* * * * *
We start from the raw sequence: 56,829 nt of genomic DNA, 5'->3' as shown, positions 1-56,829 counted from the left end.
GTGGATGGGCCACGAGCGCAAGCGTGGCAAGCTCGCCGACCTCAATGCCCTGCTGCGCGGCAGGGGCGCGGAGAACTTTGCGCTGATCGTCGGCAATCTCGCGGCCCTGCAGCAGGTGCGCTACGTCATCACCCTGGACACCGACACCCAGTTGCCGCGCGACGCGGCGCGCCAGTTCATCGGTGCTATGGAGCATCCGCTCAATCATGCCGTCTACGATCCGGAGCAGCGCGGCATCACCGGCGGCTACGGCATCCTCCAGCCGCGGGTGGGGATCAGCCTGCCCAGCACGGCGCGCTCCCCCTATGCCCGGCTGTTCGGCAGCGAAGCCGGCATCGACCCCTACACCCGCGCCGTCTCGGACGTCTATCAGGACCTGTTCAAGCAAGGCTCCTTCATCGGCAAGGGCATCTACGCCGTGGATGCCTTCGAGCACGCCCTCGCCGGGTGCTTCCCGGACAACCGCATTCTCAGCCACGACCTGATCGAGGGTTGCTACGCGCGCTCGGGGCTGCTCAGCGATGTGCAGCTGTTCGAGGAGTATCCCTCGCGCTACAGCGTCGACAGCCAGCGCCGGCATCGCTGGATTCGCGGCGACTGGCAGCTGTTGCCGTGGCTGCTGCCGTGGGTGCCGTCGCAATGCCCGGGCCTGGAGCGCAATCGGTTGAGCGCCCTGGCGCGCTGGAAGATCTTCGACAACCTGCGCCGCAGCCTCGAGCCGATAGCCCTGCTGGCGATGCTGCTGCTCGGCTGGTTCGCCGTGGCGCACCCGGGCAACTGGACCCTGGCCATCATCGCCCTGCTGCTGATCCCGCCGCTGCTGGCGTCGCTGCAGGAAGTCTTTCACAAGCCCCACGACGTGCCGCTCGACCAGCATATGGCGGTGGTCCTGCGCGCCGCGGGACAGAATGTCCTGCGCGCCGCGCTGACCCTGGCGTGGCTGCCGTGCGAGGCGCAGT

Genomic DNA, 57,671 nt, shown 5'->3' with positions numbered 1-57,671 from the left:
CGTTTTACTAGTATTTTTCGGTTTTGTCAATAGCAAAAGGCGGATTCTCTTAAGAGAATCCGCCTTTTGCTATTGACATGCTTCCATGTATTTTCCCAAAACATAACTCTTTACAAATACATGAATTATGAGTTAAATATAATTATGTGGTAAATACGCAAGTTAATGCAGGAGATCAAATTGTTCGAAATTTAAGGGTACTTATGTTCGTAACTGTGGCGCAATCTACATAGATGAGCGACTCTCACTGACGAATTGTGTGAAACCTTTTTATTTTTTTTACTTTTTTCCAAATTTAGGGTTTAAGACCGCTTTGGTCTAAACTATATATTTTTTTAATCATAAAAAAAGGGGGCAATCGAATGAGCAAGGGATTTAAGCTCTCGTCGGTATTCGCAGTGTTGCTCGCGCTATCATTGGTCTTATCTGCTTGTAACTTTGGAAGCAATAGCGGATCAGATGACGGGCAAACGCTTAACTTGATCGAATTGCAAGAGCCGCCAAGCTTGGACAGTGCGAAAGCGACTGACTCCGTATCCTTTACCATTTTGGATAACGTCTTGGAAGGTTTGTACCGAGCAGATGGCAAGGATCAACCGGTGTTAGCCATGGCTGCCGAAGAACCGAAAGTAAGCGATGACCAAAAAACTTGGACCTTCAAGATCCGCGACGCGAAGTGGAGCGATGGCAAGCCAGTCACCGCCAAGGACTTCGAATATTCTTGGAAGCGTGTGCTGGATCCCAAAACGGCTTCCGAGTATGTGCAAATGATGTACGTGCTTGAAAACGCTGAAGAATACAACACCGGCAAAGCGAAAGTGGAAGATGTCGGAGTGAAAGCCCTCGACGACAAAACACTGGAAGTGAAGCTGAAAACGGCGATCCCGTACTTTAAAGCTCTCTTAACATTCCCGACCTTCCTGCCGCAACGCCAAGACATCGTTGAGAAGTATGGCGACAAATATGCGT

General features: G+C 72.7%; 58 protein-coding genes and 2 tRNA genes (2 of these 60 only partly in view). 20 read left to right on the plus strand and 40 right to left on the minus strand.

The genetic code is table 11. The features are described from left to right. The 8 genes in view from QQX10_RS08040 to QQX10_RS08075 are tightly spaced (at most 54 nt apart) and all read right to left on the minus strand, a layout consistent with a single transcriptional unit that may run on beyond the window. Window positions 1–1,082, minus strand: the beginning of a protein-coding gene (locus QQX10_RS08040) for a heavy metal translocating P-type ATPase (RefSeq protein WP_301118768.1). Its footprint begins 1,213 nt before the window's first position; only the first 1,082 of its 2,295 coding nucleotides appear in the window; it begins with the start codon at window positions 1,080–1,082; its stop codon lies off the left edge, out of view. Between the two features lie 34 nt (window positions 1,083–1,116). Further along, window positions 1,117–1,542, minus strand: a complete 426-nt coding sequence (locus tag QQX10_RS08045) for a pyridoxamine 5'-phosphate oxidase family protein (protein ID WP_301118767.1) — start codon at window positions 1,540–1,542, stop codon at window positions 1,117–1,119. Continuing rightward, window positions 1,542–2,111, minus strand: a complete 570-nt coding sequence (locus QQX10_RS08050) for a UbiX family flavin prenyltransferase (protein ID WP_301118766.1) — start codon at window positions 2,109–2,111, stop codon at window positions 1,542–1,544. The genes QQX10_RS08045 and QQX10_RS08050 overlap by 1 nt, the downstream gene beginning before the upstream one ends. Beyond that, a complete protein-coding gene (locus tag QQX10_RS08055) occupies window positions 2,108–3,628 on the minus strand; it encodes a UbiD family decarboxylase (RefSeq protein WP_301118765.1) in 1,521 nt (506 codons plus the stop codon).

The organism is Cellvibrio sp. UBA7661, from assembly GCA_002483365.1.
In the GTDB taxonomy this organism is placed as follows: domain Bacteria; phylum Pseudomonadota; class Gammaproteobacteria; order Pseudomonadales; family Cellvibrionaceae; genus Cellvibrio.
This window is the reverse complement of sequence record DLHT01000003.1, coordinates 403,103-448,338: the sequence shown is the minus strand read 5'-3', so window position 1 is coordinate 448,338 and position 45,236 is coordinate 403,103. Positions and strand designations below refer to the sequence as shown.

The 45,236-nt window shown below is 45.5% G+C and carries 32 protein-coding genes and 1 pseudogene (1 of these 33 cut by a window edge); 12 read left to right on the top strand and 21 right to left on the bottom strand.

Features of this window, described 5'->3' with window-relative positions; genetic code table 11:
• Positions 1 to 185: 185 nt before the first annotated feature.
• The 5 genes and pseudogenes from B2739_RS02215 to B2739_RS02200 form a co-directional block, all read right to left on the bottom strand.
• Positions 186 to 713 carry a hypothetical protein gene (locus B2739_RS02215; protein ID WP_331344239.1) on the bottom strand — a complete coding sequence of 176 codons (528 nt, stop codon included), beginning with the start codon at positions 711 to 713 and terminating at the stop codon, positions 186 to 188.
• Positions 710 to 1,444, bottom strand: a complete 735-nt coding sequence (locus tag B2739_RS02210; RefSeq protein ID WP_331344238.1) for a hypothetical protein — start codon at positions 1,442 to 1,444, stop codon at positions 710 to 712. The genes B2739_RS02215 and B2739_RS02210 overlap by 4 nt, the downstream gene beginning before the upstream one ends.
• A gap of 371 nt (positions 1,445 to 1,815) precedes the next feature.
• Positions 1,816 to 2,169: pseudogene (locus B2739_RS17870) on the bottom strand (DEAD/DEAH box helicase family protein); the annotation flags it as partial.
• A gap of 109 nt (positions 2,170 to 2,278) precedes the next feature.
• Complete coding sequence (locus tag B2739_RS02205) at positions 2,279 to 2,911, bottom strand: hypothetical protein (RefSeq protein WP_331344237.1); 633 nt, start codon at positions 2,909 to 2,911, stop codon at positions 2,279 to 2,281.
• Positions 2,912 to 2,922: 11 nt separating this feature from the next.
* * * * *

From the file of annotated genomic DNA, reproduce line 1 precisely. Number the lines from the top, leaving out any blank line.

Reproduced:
We start from the raw sequence: 56,829 nt of genomic DNA, 5'->3' as shown, positions 1-56,829 counted from the left end.